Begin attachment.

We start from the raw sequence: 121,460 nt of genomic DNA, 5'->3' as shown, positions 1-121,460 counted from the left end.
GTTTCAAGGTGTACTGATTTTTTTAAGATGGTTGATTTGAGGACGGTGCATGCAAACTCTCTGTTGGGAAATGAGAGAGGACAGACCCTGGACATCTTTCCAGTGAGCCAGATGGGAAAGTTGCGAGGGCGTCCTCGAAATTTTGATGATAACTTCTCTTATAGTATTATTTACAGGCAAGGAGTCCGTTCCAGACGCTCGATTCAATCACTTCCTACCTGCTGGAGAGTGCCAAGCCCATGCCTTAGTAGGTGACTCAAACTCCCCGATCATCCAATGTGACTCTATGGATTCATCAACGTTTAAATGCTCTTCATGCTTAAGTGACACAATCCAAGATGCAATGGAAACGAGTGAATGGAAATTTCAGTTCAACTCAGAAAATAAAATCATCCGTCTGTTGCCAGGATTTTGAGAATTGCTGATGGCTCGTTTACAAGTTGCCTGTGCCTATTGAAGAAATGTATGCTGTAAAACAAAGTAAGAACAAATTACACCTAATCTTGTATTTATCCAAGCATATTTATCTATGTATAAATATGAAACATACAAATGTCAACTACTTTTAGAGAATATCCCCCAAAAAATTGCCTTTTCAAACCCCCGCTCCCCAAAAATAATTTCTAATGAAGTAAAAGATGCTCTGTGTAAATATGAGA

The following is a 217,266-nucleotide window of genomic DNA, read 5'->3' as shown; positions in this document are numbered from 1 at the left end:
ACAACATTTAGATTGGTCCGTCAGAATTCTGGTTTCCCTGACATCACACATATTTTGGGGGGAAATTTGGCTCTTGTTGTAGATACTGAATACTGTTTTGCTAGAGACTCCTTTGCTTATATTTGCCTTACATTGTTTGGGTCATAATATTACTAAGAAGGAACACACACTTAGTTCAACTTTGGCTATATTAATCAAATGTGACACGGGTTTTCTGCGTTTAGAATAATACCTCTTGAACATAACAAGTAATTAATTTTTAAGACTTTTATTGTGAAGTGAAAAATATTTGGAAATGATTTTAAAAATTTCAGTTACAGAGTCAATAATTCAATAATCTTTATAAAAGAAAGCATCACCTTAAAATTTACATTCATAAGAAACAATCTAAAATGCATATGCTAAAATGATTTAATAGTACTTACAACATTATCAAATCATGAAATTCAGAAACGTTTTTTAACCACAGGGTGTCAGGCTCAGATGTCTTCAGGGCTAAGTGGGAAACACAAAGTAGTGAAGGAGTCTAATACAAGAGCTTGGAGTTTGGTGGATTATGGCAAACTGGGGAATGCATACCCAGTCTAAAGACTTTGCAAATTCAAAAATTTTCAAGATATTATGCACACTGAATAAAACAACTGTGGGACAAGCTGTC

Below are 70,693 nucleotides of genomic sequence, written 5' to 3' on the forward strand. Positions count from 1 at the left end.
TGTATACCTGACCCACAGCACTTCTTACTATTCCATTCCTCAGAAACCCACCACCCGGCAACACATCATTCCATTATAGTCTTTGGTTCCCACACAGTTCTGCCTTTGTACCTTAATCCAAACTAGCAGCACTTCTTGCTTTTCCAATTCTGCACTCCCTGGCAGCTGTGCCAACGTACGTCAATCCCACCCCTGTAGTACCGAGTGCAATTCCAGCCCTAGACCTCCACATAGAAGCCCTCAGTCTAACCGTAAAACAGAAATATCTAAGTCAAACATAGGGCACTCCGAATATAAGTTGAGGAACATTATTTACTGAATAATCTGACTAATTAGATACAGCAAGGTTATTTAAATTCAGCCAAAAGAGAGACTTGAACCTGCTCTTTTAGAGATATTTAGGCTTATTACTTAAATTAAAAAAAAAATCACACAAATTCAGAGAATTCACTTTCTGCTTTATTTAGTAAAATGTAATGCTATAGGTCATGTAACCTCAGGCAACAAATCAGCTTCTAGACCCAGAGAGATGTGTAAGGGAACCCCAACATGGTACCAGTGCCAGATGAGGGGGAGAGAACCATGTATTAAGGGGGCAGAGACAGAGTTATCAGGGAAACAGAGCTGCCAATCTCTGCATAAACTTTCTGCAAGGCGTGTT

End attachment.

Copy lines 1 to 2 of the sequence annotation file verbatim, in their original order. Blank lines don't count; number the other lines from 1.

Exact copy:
We start from the raw sequence: 121,460 nt of genomic DNA, 5'->3' as shown, positions 1-121,460 counted from the left end.
GTTTCAAGGTGTACTGATTTTTTTAAGATGGTTGATTTGAGGACGGTGCATGCAAACTCTCTGTTGGGAAATGAGAGAGGACAGACCCTGGACATCTTTCCAGTGAGCCAGATGGGAAAGTTGCGAGGGCGTCCTCGAAATTTTGATGATAACTTCTCTTATAGTATTATTTACAGGCAAGGAGTCCGTTCCAGACGCTCGATTCAATCACTTCCTACCTGCTGGAGAGTGCCAAGCCCATGCCTTAGTAGGTGACTCAAACTCCCCGATCATCCAATGTGACTCTATGGATTCATCAACGTTTAAATGCTCTTCATGCTTAAGTGACACAATCCAAGATGCAATGGAAACGAGTGAATGGAAATTTCAGTTCAACTCAGAAAATAAAATCATCCGTCTGTTGCCAGGATTTTGAGAATTGCTGATGGCTCGTTTACAAGTTGCCTGTGCCTATTGAAGAAATGTATGCTGTAAAACAAAGTAAGAACAAATTACACCTAATCTTGTATTTATCCAAGCATATTTATCTATGTATAAATATGAAACATACAAATGTCAACTACTTTTAGAGAATATCCCCCAAAAAATTGCCTTTTCAAACCCCCGCTCCCCAAAAATAATTTCTAATGAAGTAAAAGATGCTCTGTGTAAATATGAGA